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The AAPG/Datapages Combined Publications Database

AAPG Bulletin


Volume: 67 (1983)

Issue: 9. (September)

First Page: 1455

Last Page: 1455

Title: U.S. Geological Survey Investigations of Mississippi Embayment Area: ABSTRACT

Author(s): Ernest E. Glick

Article Type: Meeting abstract


Prior to about 1974, most of the work in the Mississippi embayment area by members of the U.S. Geological Survey was motivated by interest in the embayment's paleontologic aspects, stratigraphy, and economic resources, especially ground water. However, an excellent description of the effects of the New Madrid earthquake series was published on the centennial of that 1811-12 seismicity.

During World War II, combined efforts of the U.S. Geological Survey and the U.S. Bureau of Mines produced a wealth of information about the Little Rock pluton and the process of laterizing exposed nepheline syenite to form bauxite. That project, in a search for additional intrusive bodies at shallow depth, sponsored a reconnaissance aeromagnetic survey along the embayment edge from Little Rock, Arkansas, to Cairo, Illinois. Magnetic anomalies that were identified then are now known to be related to the series of buried plutons aligned along the northwestern margin of the upper Mississippi embayment graben. Later investigations assessed the geochemistry of the more mafic parts of the Little Rock pluton.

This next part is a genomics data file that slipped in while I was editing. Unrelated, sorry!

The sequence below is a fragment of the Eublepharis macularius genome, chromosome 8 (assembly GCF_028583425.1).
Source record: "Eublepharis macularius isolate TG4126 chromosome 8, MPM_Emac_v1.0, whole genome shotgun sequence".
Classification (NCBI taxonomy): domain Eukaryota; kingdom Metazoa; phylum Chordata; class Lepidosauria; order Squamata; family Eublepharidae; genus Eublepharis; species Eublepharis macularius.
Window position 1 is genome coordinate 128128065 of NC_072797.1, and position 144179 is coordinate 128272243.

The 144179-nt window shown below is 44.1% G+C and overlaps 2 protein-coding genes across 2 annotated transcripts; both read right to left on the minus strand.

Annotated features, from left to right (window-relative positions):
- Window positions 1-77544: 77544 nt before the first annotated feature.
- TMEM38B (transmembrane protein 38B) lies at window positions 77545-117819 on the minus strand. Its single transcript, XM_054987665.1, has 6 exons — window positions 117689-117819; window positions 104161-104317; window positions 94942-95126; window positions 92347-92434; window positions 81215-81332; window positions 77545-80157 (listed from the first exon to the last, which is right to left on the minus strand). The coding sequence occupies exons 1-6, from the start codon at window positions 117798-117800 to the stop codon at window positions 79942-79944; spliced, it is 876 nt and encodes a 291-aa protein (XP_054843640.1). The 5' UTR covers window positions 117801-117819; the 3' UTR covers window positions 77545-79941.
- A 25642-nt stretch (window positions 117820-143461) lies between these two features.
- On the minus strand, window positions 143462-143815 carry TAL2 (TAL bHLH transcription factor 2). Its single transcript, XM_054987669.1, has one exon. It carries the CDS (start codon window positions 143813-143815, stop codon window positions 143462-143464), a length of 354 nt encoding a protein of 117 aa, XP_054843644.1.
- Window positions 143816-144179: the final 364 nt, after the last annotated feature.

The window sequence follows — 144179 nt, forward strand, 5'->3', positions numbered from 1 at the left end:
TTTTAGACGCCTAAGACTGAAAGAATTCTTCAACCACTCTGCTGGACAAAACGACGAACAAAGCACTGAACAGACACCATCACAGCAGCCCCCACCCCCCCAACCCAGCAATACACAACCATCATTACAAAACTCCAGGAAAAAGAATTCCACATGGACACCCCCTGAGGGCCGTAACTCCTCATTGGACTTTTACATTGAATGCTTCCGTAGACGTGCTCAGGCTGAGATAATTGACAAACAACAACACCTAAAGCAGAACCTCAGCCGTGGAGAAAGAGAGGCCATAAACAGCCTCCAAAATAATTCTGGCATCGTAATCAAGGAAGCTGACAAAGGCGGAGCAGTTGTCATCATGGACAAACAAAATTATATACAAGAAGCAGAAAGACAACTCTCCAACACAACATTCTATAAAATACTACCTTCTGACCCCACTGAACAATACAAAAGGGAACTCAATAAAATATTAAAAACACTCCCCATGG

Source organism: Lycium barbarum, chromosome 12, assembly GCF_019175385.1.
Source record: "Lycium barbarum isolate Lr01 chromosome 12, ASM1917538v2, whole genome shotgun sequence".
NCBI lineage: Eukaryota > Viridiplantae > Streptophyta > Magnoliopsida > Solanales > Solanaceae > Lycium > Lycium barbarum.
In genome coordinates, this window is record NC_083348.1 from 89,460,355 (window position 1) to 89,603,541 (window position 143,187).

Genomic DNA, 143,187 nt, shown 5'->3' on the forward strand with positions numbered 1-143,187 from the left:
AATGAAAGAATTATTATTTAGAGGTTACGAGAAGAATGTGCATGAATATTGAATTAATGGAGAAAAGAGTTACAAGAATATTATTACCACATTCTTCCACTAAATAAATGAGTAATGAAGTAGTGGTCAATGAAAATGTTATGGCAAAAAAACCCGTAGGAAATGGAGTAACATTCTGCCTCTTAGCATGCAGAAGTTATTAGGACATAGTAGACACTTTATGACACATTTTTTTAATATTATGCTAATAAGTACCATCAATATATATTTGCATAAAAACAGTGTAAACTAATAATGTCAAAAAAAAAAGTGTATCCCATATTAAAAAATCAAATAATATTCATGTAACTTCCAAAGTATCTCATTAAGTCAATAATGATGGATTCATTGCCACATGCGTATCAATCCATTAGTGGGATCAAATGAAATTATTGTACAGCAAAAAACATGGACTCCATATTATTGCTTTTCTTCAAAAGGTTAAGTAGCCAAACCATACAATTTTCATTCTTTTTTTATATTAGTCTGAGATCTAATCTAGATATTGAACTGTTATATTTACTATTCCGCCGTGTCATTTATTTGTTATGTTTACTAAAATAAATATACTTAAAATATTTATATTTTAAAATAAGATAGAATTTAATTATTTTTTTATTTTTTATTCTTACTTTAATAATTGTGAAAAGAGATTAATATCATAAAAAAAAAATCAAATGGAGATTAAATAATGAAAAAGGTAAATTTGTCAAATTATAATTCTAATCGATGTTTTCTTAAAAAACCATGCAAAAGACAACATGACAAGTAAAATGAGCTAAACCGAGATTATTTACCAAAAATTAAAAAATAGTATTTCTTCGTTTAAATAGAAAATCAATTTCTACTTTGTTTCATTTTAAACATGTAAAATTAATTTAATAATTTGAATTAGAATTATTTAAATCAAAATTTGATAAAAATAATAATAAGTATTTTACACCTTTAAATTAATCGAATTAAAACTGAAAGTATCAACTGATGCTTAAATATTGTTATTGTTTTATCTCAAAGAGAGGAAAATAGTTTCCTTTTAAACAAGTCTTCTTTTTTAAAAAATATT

In 1974, U.S. Geological Survey effort, along with that of other federal agencies, state agencies, and academic institutions, was directed toward finding the cause of ongoing seismicity in the upper embayment and toward assessing the related potential effects on persons and property. Aeromagnetic, gravity, seismic reflection, seismic refraction, stress-field, surface-geologic, subsurface-geologic, geomorphic, and paleontologic investigations were completed, and many of the results have been published.

The purpose of this poster display is to summarize the more significant findings in this area related to (a) the rock sequence, lower crust to surface; (b) the major structural features, including a rift system; (c) the current state of stress; and (d) the present-day seismicity.

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